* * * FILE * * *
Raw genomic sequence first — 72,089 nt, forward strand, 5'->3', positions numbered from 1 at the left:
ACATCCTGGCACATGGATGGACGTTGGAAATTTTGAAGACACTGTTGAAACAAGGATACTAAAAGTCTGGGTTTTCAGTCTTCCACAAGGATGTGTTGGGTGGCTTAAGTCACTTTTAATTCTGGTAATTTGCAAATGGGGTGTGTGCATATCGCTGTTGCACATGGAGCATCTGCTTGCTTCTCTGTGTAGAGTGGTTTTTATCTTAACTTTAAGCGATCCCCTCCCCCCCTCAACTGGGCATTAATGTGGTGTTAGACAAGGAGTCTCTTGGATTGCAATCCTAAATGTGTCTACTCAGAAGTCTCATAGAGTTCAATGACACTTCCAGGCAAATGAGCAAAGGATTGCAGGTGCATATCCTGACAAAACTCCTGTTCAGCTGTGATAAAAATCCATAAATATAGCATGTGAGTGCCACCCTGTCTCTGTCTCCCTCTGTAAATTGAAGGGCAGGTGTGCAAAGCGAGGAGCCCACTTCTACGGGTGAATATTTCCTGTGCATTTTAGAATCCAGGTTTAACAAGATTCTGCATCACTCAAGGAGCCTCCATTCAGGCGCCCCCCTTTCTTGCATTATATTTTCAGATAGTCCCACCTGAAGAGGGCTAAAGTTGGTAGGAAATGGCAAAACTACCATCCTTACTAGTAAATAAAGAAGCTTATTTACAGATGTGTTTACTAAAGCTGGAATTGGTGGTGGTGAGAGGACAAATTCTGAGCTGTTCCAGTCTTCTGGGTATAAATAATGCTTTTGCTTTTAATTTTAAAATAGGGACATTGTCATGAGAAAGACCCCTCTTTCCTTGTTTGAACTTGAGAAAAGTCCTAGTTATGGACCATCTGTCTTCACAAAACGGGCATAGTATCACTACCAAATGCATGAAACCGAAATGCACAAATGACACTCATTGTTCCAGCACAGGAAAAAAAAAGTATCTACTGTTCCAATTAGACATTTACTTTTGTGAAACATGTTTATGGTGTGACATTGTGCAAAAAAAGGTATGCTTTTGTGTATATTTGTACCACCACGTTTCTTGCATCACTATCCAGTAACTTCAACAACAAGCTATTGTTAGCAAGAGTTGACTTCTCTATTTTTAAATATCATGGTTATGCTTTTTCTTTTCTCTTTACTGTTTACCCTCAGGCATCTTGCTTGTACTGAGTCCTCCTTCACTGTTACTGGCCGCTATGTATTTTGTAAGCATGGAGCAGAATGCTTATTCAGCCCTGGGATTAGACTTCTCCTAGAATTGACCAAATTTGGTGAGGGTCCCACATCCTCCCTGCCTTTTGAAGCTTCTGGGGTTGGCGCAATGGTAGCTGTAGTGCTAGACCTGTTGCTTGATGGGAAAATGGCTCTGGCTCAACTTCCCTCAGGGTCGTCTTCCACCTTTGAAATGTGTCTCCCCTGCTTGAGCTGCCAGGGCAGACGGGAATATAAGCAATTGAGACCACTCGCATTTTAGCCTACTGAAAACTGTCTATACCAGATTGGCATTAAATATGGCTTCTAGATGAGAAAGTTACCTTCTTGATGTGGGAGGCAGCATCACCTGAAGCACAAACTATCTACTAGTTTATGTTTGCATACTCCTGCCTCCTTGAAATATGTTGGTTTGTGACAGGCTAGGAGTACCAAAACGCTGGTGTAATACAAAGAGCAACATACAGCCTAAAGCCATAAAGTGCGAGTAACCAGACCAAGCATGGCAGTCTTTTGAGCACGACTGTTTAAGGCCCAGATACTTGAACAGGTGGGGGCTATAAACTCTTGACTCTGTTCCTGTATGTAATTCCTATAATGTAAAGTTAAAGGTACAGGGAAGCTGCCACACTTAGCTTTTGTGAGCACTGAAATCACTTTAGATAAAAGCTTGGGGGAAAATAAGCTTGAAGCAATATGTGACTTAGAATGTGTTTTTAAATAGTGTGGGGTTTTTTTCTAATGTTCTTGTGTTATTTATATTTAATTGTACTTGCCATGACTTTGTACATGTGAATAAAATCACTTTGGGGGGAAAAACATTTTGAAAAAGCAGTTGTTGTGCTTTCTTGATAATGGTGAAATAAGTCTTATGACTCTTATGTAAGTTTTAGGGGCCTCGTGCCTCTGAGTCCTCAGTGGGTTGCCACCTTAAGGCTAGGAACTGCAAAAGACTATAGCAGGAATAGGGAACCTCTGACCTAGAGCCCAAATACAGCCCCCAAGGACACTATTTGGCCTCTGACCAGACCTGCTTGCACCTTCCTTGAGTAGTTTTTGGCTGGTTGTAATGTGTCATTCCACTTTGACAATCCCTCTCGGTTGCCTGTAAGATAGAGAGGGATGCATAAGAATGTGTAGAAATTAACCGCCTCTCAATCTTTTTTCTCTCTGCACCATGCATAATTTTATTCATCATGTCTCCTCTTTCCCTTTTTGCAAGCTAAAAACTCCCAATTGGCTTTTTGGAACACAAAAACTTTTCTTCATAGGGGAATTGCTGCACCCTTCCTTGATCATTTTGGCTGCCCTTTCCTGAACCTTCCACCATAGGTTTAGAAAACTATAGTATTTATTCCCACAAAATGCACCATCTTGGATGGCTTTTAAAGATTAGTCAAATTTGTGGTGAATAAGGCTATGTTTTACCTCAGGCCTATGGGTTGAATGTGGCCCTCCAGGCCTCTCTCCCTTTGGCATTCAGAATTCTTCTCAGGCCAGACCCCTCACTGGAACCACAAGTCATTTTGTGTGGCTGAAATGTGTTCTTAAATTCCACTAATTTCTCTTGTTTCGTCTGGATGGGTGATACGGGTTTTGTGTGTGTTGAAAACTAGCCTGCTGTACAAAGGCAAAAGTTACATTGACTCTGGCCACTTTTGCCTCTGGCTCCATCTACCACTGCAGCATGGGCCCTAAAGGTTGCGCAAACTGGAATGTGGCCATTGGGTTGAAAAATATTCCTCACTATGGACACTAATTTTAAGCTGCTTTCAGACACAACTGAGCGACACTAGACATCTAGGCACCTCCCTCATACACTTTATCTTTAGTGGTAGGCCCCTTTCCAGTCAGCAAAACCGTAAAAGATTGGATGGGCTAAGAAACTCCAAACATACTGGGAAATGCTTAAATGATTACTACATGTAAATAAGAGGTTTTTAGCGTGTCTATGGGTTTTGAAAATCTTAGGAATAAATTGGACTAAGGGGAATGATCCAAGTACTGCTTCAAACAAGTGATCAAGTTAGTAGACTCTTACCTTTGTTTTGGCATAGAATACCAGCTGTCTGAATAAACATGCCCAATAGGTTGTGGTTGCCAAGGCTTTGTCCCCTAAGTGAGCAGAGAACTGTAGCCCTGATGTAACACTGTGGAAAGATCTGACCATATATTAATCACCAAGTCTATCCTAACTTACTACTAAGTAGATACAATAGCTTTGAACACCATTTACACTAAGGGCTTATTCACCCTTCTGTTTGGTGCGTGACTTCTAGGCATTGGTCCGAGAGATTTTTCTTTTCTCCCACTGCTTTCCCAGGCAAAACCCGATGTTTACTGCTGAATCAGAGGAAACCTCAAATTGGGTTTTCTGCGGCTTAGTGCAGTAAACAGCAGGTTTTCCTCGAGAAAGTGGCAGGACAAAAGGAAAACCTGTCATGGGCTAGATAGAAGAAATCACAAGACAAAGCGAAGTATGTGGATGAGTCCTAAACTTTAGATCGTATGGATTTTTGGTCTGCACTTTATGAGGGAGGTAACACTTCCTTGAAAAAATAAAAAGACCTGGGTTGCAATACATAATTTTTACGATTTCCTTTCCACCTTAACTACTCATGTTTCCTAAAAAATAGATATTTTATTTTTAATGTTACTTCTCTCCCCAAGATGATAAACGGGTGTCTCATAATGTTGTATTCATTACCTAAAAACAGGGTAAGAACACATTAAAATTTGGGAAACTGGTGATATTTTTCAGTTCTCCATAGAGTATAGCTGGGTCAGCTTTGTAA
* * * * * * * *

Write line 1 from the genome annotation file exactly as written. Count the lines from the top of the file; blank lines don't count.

Raw genomic sequence first — 72,089 nt, forward strand, 5'->3', positions numbered from 1 at the left: